The first time I came to Korea was in 2005. I wanted to live overseas somewhere. It could be anywhere, like Europe or Japan. My university had an exchange program with the province of Gyeonggi-do. Graduate students were able to go and teach English at a public school in Gyeonggi-do and Korean teachers could come to my university to take English or education classes. It was right there, and I said okay. I didn’t know anything about Korea, but I had been to Asia before, so I thought, “Why not?” That’s how I came here for the first time, not really a good reason, I guess. When I came back here the second time in 2009, I had no more money because I had been traveling for a long time and I needed a job. The economic situation in the U.S. was really bad. I knew I could find a job here and I liked it here. I still have more friends in Seoul than in any one city in the U.S. I really liked it here when I was here the first time.
– Which subway station and neighborhood would you recommend that people visit, and why?
There are so many good stations, but some of them would be Dongdaemun Station and its neighborhood, the markets and the back alleys. It is like some really new development versus some really old parts of town. It seems like everything, all the strata of society, exists there at once.
I really like Sindang Station with Jungang Market and the whole flea market there. They got old working shops and blacksmiths, which can hardly be seen anywhere else.
When the weather is good, I would go to Hansung University Station to see the Seongbuk-dong area. I really like Seongbuk-dong because it is relaxed, and there are nice cafes all around you. Mullae Station is another one. They got a cool underground art scene there and yet industrial factories are still there. The areas around Sangsu and Hapjeong Stations are also nice. They used to be part of the Hongik University District, also known as Hongdae, but have been pushed out to the edges.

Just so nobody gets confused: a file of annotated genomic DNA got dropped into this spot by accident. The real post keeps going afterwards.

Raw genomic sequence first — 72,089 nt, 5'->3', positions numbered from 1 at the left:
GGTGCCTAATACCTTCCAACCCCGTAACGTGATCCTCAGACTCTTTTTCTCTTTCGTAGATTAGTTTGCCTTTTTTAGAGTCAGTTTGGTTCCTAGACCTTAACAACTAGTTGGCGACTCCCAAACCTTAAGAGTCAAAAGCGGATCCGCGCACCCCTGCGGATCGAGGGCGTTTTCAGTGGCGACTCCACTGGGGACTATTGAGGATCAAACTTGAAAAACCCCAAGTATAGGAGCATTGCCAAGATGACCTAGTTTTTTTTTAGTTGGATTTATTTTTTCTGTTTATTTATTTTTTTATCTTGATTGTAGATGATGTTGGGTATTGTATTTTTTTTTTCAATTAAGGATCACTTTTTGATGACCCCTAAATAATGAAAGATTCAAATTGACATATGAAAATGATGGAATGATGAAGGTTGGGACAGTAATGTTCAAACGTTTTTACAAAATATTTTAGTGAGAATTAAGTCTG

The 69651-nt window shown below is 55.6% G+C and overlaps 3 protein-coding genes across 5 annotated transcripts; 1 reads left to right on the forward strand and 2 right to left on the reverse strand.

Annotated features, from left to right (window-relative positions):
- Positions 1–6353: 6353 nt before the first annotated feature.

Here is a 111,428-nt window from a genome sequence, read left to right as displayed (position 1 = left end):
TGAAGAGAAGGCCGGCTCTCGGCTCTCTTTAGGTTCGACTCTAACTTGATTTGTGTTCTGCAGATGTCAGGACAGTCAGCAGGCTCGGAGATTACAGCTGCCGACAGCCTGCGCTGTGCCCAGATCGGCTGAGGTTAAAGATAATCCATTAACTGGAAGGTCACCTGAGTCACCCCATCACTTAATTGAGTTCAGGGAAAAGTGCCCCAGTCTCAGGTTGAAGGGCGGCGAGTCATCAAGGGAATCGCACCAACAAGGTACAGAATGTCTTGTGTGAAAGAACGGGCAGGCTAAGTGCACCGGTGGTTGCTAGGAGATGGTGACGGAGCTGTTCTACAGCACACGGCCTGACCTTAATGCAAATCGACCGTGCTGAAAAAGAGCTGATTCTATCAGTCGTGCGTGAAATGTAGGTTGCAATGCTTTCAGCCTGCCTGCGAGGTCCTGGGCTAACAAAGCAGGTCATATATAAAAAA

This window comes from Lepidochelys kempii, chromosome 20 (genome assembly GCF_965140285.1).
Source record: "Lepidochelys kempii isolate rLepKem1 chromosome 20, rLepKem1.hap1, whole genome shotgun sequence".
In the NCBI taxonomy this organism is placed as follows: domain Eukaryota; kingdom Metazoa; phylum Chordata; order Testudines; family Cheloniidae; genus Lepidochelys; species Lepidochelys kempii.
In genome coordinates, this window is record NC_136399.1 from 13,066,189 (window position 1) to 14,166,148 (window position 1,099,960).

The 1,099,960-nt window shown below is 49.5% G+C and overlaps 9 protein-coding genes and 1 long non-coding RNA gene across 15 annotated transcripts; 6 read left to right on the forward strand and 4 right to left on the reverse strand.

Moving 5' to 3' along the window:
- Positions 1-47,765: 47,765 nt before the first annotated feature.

– In your view, what are the strengths or merits of Seoul’s subway system?
I like the whole Seoul subway system. I come from Wisconsin. I didn’t know we had a public bus system until I was in high school. I like the public transport here. I’m environmentally conscious, so Seoul’s public transport system is good, super-extensive, super-efficient and super-cheap. With one ticket, you can go to a lot of different places. Seoul has the best public transport I’ve ever seen.
– What are some of the weaknesses or inconveniences that need to be addressed?
Sometimes etiquette, as some people are in a rush on the subway. Another thing, I would say that it would be very nice if it were to run later on the weekends, like, say, until 1 a.m. A few years ago, they changed the sound announcing when a train was arriving. The new sound is awful. It sounds like an announcement you would hear in a 1991 video game.
– If you could choose, in which part of Seoul would you most want to live?
It would be Yeonnam-dong. It is close to the Hongdae District and to Sinchon. I used to live there. Yeonnam-dong is quite nice, quiet and relaxed and has interesting restaurants and nice cafes. There is a Chinese neighborhood and other Asian expats live there, with good Chinese restaurants. In my opinion, the best Thai restaurant in the city is there. My favorite cafe is also in the neighborhood.
– You seem to know very well the history of Korea and many parts of Seoul. How did you first learn all of this information and history?
I tried to do some research, like a quick search in Google or a look at what’s in the guidebook, before we visit a station. When we get there, we see signs or brochures explaining the streets and places. I learn a lot by just going there and reading the available information.